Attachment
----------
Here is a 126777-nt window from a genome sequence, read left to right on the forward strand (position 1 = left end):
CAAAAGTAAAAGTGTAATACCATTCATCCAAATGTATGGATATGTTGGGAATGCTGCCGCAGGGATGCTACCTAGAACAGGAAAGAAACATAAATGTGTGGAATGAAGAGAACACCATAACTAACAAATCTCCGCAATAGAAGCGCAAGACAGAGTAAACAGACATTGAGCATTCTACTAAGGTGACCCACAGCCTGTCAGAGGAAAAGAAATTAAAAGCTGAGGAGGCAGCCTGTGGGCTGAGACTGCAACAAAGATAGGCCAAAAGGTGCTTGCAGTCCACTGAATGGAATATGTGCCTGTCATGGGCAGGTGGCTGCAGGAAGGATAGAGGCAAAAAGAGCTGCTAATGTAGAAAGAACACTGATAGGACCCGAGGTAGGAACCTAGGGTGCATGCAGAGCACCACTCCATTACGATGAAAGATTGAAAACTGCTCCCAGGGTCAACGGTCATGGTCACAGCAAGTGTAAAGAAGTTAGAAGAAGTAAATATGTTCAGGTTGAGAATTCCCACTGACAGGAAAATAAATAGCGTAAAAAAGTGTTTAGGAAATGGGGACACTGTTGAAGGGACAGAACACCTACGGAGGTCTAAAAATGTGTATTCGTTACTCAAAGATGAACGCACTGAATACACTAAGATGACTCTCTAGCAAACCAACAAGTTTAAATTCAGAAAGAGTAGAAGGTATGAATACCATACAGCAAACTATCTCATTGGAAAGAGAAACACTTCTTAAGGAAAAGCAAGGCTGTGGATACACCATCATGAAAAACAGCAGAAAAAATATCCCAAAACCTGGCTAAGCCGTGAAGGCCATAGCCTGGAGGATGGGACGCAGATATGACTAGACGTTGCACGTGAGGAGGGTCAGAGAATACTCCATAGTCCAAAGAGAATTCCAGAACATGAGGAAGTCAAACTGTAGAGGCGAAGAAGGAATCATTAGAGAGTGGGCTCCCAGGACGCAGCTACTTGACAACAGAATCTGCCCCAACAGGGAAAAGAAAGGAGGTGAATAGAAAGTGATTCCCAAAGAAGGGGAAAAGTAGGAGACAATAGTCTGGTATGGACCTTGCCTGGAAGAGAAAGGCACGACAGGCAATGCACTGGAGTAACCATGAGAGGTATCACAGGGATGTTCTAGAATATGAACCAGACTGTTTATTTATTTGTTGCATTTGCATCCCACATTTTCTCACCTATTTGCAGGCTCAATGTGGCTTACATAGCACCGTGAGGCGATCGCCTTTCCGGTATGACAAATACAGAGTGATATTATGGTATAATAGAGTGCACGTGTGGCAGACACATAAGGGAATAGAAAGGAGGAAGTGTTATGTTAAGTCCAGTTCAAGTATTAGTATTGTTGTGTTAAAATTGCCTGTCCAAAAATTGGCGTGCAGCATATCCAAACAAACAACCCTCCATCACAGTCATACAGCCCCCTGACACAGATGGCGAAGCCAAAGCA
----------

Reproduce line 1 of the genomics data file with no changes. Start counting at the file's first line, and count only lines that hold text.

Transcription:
Here is a 126777-nt window from a genome sequence, read left to right on the forward strand (position 1 = left end):